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Curious realism: Dada and Die neue Sachlichkeit in 1920s Karlsruhe

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TitleInfo
Title
Curious realism: Dada and Die neue Sachlichkeit in 1920s Karlsruhe
Name (type = personal)
NamePart (type = family)
Connelly
NamePart (type = given)
Shannon
DisplayForm
Shannon Connelly
Role
RoleTerm (authority = RULIB)
author
Name (type = personal)
NamePart (type = family)
Zervigon
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Andres
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Andres Zervigon
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Advisory Committee
Role
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chair
Name (type = personal)
NamePart (type = family)
Sidlauskas
NamePart (type = given)
Susan
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Susan Sidlauskas
Affiliation
Advisory Committee
Role
RoleTerm (authority = RULIB)
internal member
Name (type = personal)
NamePart (type = family)
Sharp
NamePart (type = given)
Jane
DisplayForm
Jane Sharp
Affiliation
Advisory Committee
Role
RoleTerm (authority = RULIB)
internal member
Name (type = personal)
NamePart (type = family)
Behrmann
NamePart (type = given)
Nicola
DisplayForm
Nicola Behrmann
Affiliation
Advisory Committee
Role
RoleTerm (authority = RULIB)
outside member
Name (type = corporate)
NamePart
Rutgers University
Role
RoleTerm (authority = RULIB)
degree grantor
Name (type = corporate)
NamePart
Graduate School - New Brunswick
Role
RoleTerm (authority = RULIB)
school
TypeOfResource
Text
Genre (authority = marcgt)
theses
OriginInfo
DateCreated (qualifier = exact)
2014
DateOther (qualifier = exact); (type = degree)
2014-05
Place
PlaceTerm (type = code)
xx
Language
LanguageTerm (authority = ISO639-2b); (type = code)
eng
Abstract (type = abstract)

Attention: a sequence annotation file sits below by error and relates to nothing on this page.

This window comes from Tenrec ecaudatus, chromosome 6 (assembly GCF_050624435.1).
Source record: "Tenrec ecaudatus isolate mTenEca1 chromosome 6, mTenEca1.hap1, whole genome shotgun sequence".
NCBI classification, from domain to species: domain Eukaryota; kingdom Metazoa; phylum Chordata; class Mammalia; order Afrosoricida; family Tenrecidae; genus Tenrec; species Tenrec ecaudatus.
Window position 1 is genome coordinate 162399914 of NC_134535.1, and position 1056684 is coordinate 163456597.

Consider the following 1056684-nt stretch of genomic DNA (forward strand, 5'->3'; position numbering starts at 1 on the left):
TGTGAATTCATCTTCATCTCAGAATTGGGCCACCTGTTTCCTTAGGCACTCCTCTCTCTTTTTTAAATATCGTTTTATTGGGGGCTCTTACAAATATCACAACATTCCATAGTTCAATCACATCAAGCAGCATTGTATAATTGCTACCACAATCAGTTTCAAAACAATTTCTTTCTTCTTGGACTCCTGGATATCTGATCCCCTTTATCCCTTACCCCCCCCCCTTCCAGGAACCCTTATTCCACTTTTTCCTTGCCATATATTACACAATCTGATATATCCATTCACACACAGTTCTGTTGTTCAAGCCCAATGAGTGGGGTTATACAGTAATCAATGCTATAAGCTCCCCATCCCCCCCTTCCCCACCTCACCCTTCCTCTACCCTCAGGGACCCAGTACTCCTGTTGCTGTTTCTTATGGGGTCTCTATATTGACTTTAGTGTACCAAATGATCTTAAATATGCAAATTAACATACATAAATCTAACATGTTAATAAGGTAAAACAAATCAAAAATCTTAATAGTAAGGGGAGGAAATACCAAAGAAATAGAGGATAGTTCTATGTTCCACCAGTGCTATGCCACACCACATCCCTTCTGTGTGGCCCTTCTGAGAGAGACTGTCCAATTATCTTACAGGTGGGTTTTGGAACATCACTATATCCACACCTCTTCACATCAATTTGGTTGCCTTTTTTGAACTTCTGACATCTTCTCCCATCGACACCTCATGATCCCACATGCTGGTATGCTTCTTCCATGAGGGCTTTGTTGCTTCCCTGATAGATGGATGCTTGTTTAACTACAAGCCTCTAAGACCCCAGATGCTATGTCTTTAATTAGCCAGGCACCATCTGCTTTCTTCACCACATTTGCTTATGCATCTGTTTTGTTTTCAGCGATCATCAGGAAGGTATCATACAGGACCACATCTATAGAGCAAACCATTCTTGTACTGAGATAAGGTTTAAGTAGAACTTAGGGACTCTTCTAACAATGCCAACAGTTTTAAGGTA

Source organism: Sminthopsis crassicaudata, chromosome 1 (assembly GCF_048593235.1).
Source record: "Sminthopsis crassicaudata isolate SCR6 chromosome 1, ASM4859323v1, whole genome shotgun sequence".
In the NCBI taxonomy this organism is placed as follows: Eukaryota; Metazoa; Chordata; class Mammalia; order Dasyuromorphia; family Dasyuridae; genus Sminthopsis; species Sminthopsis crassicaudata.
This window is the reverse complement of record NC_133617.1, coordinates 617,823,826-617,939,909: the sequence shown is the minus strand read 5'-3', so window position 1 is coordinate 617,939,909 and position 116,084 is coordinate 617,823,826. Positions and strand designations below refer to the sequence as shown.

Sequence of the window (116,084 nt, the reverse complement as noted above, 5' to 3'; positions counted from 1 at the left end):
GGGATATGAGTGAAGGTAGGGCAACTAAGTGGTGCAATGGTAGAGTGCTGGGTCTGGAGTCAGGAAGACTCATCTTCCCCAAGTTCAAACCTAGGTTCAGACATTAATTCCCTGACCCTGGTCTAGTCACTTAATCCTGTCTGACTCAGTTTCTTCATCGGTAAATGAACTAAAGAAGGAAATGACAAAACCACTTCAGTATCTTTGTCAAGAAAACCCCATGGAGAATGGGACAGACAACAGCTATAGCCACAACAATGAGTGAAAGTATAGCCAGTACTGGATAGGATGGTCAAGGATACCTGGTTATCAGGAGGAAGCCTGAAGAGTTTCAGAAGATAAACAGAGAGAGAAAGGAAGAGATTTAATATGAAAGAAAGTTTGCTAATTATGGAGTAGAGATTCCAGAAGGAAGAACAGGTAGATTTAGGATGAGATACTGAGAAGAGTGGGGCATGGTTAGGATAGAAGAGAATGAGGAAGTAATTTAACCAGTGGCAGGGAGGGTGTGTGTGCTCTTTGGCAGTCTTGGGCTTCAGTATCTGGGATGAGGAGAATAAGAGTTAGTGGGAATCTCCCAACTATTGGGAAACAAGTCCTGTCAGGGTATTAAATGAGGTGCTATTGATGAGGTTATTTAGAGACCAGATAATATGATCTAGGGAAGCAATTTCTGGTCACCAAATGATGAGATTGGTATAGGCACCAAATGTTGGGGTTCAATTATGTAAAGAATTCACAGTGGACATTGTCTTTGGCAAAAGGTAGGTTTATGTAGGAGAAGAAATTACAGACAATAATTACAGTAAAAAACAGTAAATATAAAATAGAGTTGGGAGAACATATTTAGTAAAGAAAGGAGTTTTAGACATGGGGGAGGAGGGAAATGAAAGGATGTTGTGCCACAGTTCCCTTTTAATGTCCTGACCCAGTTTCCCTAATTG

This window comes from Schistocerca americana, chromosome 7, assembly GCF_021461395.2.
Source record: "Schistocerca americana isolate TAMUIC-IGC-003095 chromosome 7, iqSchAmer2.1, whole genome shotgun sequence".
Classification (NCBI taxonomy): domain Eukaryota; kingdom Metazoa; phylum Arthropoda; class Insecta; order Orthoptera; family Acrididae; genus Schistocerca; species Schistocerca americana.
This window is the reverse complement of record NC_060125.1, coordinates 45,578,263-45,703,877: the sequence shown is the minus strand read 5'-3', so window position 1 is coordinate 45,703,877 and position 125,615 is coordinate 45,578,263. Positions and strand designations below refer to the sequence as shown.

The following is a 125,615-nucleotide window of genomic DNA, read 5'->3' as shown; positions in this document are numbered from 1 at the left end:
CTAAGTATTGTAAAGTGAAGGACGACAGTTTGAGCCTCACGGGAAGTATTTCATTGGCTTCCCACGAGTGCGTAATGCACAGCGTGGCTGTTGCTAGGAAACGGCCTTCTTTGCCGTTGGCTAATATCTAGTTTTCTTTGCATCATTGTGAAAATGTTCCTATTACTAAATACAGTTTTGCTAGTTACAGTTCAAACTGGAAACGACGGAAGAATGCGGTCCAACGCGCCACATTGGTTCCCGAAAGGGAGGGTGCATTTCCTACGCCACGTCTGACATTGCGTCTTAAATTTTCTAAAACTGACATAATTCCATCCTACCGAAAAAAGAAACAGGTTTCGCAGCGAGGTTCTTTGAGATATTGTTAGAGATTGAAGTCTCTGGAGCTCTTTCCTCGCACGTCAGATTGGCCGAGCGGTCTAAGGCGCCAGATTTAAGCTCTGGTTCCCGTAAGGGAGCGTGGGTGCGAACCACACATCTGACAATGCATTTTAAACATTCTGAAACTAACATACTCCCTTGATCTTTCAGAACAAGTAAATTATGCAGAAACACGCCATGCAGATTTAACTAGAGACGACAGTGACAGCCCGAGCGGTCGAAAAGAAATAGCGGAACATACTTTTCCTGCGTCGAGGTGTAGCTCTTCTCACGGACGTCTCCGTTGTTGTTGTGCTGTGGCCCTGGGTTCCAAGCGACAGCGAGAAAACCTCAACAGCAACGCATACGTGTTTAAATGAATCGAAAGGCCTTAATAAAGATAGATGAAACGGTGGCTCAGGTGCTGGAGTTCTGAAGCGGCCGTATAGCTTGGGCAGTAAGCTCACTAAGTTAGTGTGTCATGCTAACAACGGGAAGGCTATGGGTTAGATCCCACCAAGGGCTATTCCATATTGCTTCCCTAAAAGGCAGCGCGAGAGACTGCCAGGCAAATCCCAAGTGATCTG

This dissertation recovers the historical specificity of the terms and tactics that defined German realism after Dada. It focuses on a trio of artists—Karl Hubbuch, Rudolf Schlichter, and Georg Scholz—who studied together at the Karlsruhe Academy before World War I. Their innovative and immersive forms of realism, forged in the print workshops of the regional academy and later revised in dialogue with modernist networks in Berlin, challenge art historical understandings of the relationship between Dada and Die neue Sachlichkeit (The New Objectivity). Where realism had traditionally demanded distance and observation—a sober, level head and a practiced hand—the Dadaist heritage called for a politics and a poetics of total immersion. This dissertation tracks the legacy and the lingering traces of Dadaist strategies in the realist production of the German 1920s, examining how these pictorial modes signified in specific political, institutional, and regional contexts. It thus repositions a set of representational drawings, prints, photographs, and paintings that are usually valued for their fierce optical clarity, rather than for their emphatic, tactile made-ness. Chapter One establishes the challenge to realism posed by Rudolf Schlichter and his colleagues in the secessionist Gruppe Rih, whose members met as students at the Karlsruhe Academy between 1908 and 1914. Their disparate artworks performed a syncretic language of mental instability and formalist naiveté that sought to upend painterly norms in Karlsruhe. Chapter Two traces the modernist dialogues between Karlsruhe and Berlin through the drawn and printed montages of Karl Hubbuch, who developed an embodied form of somnambulist realism that was inspired by silent films and serial novels of the 1910s and 20s. Chapter Three examines the persistence of such mass cultural models and modes of vision in the satirical work of Georg Scholz, whose politically strident brand of painting and printmaking engaged with post-Dada narratives in Berlin. Chapter Four demonstrates that a return to the academy transformed the painterly and pedagogical practices of both Hubbuch and Scholz after 1925, interrogating a realism under pressure to signify in response to the environment of unstable vision and subjectivity created by previous avant-garde interventions.